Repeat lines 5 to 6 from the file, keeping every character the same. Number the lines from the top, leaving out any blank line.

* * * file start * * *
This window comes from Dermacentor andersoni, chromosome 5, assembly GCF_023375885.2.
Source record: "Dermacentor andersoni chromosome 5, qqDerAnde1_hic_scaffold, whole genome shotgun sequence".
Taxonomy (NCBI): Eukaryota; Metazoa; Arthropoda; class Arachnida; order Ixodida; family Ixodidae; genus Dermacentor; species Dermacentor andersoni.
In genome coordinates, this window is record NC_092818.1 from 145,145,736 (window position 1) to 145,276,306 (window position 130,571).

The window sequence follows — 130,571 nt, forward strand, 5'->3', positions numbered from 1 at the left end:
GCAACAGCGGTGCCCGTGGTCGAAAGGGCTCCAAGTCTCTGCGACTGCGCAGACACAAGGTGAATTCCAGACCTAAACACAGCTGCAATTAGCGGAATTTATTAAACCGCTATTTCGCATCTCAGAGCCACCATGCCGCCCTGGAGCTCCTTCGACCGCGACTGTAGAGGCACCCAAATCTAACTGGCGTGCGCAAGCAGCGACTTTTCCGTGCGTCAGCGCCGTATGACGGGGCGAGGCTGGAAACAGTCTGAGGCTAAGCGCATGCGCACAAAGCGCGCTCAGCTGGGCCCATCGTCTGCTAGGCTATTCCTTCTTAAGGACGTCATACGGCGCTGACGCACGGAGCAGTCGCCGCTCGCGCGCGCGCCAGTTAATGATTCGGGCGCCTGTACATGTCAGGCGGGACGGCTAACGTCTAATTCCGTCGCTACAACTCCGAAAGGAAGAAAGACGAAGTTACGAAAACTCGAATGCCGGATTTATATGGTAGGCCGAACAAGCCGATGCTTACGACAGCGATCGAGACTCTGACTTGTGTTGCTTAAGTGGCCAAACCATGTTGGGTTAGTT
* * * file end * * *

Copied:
The window sequence follows — 130,571 nt, forward strand, 5'->3', positions numbered from 1 at the left end:
GCAACAGCGGTGCCCGTGGTCGAAAGGGCTCCAAGTCTCTGCGACTGCGCAGACACAAGGTGAATTCCAGACCTAAACACAGCTGCAATTAGCGGAATTTATTAAACCGCTATTTCGCATCTCAGAGCCACCATGCCGCCCTGGAGCTCCTTCGACCGCGACTGTAGAGGCACCCAAATCTAACTGGCGTGCGCAAGCAGCGACTTTTCCGTGCGTCAGCGCCGTATGACGGGGCGAGGCTGGAAACAGTCTGAGGCTAAGCGCATGCGCACAAAGCGCGCTCAGCTGGGCCCATCGTCTGCTAGGCTATTCCTTCTTAAGGACGTCATACGGCGCTGACGCACGGAGCAGTCGCCGCTCGCGCGCGCGCCAGTTAATGATTCGGGCGCCTGTACATGTCAGGCGGGACGGCTAACGTCTAATTCCGTCGCTACAACTCCGAAAGGAAGAAAGACGAAGTTACGAAAACTCGAATGCCGGATTTATATGGTAGGCCGAACAAGCCGATGCTTACGACAGCGATCGAGACTCTGACTTGTGTTGCTTAAGTGGCCAAACCATGTTGGGTTAGTT